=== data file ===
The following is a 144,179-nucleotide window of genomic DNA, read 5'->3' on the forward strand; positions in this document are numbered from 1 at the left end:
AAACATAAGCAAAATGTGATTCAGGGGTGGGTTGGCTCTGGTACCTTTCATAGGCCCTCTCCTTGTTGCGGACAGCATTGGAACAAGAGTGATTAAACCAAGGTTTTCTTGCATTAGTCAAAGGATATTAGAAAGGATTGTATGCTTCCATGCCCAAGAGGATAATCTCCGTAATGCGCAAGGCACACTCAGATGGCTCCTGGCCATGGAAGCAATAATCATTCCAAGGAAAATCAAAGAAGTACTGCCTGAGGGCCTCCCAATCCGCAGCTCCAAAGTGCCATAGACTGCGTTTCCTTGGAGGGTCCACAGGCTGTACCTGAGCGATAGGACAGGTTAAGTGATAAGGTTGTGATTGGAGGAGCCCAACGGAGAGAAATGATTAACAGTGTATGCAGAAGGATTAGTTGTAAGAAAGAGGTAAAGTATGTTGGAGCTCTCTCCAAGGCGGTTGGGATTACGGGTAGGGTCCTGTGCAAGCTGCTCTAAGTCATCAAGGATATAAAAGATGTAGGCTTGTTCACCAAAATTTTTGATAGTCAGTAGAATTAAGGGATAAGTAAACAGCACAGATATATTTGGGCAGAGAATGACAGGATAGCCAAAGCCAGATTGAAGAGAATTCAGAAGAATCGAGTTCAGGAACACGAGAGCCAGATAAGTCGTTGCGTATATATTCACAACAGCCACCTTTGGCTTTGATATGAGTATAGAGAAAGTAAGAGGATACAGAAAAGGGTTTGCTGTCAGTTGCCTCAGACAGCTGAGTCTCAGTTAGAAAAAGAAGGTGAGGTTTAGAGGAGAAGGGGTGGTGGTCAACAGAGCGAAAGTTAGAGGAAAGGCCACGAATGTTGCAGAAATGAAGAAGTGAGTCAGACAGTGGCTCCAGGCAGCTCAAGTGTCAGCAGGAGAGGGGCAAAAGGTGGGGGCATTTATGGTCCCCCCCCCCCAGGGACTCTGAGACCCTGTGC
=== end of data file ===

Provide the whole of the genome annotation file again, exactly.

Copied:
The following is a 144,179-nucleotide window of genomic DNA, read 5'->3' on the forward strand; positions in this document are numbered from 1 at the left end:
AAACATAAGCAAAATGTGATTCAGGGGTGGGTTGGCTCTGGTACCTTTCATAGGCCCTCTCCTTGTTGCGGACAGCATTGGAACAAGAGTGATTAAACCAAGGTTTTCTTGCATTAGTCAAAGGATATTAGAAAGGATTGTATGCTTCCATGCCCAAGAGGATAATCTCCGTAATGCGCAAGGCACACTCAGATGGCTCCTGGCCATGGAAGCAATAATCATTCCAAGGAAAATCAAAGAAGTACTGCCTGAGGGCCTCCCAATCCGCAGCTCCAAAGTGCCATAGACTGCGTTTCCTTGGAGGGTCCACAGGCTGTACCTGAGCGATAGGACAGGTTAAGTGATAAGGTTGTGATTGGAGGAGCCCAACGGAGAGAAATGATTAACAGTGTATGCAGAAGGATTAGTTGTAAGAAAGAGGTAAAGTATGTTGGAGCTCTCTCCAAGGCGGTTGGGATTACGGGTAGGGTCCTGTGCAAGCTGCTCTAAGTCATCAAGGATATAAAAGATGTAGGCTTGTTCACCAAAATTTTTGATAGTCAGTAGAATTAAGGGATAAGTAAACAGCACAGATATATTTGGGCAGAGAATGACAGGATAGCCAAAGCCAGATTGAAGAGAATTCAGAAGAATCGAGTTCAGGAACACGAGAGCCAGATAAGTCGTTGCGTATATATTCACAACAGCCACCTTTGGCTTTGATATGAGTATAGAGAAAGTAAGAGGATACAGAAAAGGGTTTGCTGTCAGTTGCCTCAGACAGCTGAGTCTCAGTTAGAAAAAGAAGGTGAGGTTTAGAGGAGAAGGGGTGGTGGTCAACAGAGCGAAAGTTAGAGGAAAGGCCACGAATGTTGCAGAAATGAAGAAGTGAGTCAGACAGTGGCTCCAGGCAGCTCAAGTGTCAGCAGGAGAGGGGCAAAAGGTGGGGGCATTTATGGTCCCCCCCCCCCAGGGACTCTGAGACCCTGTGC